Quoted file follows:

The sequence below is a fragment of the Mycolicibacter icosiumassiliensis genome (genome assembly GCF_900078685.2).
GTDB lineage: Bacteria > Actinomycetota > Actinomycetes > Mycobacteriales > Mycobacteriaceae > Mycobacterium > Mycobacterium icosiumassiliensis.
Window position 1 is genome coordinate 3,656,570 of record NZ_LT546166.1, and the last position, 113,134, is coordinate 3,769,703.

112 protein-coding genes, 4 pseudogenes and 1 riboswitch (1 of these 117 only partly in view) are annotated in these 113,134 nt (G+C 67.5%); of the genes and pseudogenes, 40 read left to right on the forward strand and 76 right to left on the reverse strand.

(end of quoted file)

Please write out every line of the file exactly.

The sequence below is a fragment of the Mycolicibacter icosiumassiliensis genome (genome assembly GCF_900078685.2).
GTDB lineage: Bacteria > Actinomycetota > Actinomycetes > Mycobacteriales > Mycobacteriaceae > Mycobacterium > Mycobacterium icosiumassiliensis.
Window position 1 is genome coordinate 3,656,570 of record NZ_LT546166.1, and the last position, 113,134, is coordinate 3,769,703.

112 protein-coding genes, 4 pseudogenes and 1 riboswitch (1 of these 117 only partly in view) are annotated in these 113,134 nt (G+C 67.5%); of the genes and pseudogenes, 40 read left to right on the forward strand and 76 right to left on the reverse strand.